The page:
I didn’t want this bit to get lost in the middle of a thread so I started a new one. Please forgive me if you’ve already read Pete’s original posting.
What I have been trying to find official confirmation around is now confirmed. Google is an Infinera customer, yes. But not only that, they also identify a specific, preferred product in their platform for Metro DCI, and that product is Cloud Xpress. A product that has been “selling like hotcakes” and is a “proof point in the industry” to quote Tom Fallon. Now we know why.
Below is the source of the confirmation from George Notter, Jefferies analyst.
On March 9, Microsoft Azure Chief Technology Officer Mark Russinovich told the Open Compute Project summit that Microsoft will grow from 22 to 28 data centers in 2016. Azure is Microsoft’s cloud business.
Also, Google announced March 22 that it would add 12 new data center regions globally by the end of 2017, including two in the U.S., nearly doubling its existing 14 regions. And cloud leader Amazon Web Services, a rising business of Amazon.com, will grow from 12 regional clouds to 17 “in the coming year,” CEO Jeff Bezos said April 6 in his annual letter to shareholders.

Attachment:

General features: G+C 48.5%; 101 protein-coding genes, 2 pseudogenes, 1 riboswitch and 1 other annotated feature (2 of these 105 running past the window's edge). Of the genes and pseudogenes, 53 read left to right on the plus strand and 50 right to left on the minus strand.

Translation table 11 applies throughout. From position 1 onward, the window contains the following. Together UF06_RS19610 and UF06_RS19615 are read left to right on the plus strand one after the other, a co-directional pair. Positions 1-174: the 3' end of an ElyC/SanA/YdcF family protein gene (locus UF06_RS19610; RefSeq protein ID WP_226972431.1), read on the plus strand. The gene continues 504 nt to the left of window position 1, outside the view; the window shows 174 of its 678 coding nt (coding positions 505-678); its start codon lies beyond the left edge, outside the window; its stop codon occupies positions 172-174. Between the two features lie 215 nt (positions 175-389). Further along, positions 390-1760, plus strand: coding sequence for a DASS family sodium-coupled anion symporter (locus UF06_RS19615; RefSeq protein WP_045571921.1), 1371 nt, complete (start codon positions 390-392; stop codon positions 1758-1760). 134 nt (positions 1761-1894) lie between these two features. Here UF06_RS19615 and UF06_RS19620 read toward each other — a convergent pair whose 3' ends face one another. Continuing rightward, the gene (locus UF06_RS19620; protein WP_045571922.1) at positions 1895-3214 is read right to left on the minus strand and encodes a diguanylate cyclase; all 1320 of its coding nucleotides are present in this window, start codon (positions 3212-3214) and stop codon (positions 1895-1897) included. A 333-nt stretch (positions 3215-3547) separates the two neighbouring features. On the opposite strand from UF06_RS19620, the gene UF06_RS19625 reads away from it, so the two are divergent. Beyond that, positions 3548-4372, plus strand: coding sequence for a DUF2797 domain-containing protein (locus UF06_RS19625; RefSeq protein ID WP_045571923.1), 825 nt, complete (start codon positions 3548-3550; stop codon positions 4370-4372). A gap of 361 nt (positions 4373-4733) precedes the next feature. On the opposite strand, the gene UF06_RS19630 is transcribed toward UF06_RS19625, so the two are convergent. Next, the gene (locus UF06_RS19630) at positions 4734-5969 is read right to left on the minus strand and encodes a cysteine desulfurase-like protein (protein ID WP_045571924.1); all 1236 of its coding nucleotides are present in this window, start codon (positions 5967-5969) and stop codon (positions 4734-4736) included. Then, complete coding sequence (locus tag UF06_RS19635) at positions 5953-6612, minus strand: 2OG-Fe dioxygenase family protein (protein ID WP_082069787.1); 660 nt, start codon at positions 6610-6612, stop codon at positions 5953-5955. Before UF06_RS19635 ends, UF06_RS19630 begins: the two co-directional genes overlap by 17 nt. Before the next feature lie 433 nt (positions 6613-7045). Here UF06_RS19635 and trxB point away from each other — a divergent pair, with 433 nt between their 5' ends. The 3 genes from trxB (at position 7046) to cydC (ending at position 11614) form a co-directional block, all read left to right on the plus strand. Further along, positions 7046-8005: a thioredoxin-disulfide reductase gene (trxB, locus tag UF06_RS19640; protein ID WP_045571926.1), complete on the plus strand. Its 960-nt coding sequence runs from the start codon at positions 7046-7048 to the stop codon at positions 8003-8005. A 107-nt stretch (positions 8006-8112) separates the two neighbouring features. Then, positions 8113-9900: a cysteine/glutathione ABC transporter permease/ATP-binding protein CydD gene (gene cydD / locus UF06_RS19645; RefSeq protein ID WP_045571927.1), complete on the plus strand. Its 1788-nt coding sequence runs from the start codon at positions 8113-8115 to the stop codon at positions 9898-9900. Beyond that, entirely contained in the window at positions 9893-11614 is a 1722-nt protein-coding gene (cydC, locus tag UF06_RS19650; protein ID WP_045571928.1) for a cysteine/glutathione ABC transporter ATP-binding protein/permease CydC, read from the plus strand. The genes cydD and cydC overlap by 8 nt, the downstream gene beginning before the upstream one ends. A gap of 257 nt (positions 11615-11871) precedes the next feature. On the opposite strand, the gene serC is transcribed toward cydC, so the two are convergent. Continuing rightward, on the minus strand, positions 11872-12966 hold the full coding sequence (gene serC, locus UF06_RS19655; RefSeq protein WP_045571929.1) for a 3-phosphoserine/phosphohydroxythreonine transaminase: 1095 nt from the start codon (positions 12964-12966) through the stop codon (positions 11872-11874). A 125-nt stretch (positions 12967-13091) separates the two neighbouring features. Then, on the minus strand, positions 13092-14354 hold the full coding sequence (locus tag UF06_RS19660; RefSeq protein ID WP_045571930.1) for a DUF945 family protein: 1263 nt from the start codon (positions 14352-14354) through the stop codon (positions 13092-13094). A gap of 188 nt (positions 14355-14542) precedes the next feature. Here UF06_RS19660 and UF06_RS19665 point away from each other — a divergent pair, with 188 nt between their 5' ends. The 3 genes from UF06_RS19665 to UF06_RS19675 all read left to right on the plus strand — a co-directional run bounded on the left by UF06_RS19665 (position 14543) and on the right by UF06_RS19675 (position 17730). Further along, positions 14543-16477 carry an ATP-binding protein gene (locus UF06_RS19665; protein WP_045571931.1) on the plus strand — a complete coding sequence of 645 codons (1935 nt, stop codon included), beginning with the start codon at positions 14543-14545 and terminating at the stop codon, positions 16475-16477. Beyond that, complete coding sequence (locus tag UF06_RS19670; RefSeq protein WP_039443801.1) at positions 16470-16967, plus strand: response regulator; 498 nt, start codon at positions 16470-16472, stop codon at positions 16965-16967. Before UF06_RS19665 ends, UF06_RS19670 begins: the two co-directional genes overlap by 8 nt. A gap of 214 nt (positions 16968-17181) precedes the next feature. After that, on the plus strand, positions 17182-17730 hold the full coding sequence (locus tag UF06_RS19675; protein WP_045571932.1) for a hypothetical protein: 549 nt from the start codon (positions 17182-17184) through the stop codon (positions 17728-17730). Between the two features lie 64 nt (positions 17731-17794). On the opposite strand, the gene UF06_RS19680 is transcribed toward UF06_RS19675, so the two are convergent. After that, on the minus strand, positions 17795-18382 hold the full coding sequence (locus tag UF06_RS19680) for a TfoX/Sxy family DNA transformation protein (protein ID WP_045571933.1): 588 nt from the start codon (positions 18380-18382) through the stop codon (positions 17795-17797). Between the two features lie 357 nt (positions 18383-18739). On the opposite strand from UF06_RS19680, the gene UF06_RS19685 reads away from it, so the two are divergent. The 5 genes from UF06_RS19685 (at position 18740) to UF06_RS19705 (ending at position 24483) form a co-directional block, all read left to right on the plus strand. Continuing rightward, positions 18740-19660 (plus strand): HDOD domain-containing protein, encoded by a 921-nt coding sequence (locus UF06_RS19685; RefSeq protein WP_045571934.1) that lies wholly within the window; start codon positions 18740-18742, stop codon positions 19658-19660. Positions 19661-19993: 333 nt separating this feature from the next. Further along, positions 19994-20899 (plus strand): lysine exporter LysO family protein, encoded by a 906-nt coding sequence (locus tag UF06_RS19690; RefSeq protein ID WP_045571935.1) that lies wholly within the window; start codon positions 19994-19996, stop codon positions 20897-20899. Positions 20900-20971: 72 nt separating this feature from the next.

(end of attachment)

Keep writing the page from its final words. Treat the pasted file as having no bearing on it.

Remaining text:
Fiber-optic developers that create the high-speed lines and connections for data centers will be among those companies benefiting from this expansion.
“The first two new data centers (Oregon and Tokyo) will come online later this year, with the others to be launched in 2017,” said Jefferies analyst George Notter, regarding the Google announcement, in a March research note. “Based on our conversations with industry contacts, we think the additional investments are great news for Infinera (INFN), Ciena (CIEN), and to a much lesser extent, Alcatel-Lucent.”
He cited the three as Google’s vendors for wavelength division multiplexing (WDM, an optics technology) and Infinera’s Cloud Xpress as Google’s preferred metro data center interconnect (DCI) platform, “although we wouldn’t be surprised if they (Google) eventually operationalized other vendors as well.”